CD: I meet a lot of people who are overloaded now. With social media, we went through this period where we would connect with anyone. We said: I can connect to you and that's a good thing. But that has led to a sense of overload. Unfortunately once you connect to someone, you create this relationship that is not mutually beneficial and oftentimes is mutually destructive.
Are we going to implode on this connectedness? Yes, there will obviously be a retreat because I don't think humans are capable, just from an evolutionary standpoint, to have this much access to information without some short-circuit in the system. I think that short-circuit will be very short-lived, however. It will just be this blip of a catastrophe.
I read an article the other day that people are starting to take Facebook vacations. I love the concept because it makes sense to me.
But systems of connection are not going to reduce in number. It is not going to stop. Your question is very profound, but I think ultimately it will sort itself out.
APM: What about IT departments, not only in terms of social media, but being bombarded by all the information from all the different systems. Do you think at some point there is going to be too much information coming at IT, if we have not reached that point already?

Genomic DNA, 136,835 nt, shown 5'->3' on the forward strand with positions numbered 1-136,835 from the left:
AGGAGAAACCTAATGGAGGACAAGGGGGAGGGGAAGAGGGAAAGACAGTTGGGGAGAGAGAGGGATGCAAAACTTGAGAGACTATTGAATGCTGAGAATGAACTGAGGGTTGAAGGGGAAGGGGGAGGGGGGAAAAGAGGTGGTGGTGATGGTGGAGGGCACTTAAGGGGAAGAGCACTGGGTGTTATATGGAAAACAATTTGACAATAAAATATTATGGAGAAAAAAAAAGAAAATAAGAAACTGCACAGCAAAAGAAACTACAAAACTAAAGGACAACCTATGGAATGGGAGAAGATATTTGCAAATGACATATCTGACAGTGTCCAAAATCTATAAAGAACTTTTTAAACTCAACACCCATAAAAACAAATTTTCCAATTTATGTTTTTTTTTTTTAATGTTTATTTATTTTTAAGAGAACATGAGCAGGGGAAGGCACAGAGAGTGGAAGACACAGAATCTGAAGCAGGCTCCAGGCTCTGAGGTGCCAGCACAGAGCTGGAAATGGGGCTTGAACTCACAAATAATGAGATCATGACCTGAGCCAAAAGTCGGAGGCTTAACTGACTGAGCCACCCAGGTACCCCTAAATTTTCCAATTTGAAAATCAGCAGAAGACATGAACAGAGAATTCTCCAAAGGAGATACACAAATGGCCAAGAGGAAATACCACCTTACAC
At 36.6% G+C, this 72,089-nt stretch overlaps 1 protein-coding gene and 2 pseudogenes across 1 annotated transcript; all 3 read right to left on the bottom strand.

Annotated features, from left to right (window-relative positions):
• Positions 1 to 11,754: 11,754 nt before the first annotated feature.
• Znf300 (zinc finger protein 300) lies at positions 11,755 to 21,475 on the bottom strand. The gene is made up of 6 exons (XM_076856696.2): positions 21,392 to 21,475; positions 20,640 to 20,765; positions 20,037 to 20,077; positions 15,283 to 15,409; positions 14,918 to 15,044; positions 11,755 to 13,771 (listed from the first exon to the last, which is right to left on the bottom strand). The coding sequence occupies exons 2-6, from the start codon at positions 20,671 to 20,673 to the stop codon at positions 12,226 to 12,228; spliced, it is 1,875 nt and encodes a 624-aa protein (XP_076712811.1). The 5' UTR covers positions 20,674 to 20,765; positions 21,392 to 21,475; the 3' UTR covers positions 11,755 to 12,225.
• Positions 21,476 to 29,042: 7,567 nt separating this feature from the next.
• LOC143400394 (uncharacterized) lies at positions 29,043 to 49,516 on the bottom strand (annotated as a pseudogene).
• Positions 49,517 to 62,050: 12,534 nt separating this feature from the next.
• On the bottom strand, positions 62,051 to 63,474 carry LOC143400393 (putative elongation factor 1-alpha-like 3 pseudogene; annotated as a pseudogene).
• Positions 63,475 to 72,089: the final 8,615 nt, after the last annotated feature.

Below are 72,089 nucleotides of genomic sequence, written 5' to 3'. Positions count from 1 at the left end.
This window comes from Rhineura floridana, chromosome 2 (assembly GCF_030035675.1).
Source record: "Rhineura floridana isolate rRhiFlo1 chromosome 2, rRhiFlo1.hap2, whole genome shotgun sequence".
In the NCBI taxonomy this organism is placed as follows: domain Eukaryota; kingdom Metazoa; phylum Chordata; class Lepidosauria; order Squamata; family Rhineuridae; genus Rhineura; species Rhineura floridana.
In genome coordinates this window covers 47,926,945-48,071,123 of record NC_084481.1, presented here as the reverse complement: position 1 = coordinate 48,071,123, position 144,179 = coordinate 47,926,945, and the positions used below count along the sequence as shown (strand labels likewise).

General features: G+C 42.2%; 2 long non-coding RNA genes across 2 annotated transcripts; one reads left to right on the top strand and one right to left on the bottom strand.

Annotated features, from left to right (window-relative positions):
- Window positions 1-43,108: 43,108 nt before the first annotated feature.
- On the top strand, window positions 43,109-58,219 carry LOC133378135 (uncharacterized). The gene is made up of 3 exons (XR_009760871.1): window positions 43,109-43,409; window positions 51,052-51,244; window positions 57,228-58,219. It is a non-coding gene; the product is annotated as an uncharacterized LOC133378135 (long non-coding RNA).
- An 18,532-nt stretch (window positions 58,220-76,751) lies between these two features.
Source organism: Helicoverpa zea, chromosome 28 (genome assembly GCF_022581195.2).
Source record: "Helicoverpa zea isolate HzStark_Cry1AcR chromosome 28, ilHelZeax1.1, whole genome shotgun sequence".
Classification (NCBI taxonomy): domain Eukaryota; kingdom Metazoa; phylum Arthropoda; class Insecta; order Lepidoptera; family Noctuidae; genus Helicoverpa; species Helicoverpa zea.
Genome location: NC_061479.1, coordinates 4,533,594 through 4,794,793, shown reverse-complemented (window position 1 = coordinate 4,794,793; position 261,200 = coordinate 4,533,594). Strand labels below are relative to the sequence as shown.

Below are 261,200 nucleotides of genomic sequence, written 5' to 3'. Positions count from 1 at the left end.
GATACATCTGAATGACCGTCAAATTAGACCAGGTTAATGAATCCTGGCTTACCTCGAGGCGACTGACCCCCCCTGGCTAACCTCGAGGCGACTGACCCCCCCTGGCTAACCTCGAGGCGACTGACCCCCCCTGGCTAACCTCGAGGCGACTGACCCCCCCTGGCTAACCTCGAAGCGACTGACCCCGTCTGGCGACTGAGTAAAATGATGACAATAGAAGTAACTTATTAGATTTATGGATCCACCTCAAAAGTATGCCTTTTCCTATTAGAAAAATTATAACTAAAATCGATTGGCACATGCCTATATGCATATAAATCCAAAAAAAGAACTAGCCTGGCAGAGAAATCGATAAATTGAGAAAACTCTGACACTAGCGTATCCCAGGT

CD: That is Big Data. You've got to get back to what is driving it. Unlike our stomach, our mind does not know when it is full. So we as IT departments will continue to consume and consume and consume. We can hardly get our dinosaur arm and twinkie to our digital mind. And at that point you just have to deal with it.
Extinction is the rule not the exception, so you have to move with the data. To me personally that means becoming the data. I never feel overwhelmed because I am in it. I will not allow it to overwhelm me because I am data. I spent a lot of time making sure that everything I do is quantified in a very low friction way. And that information allows me perspective.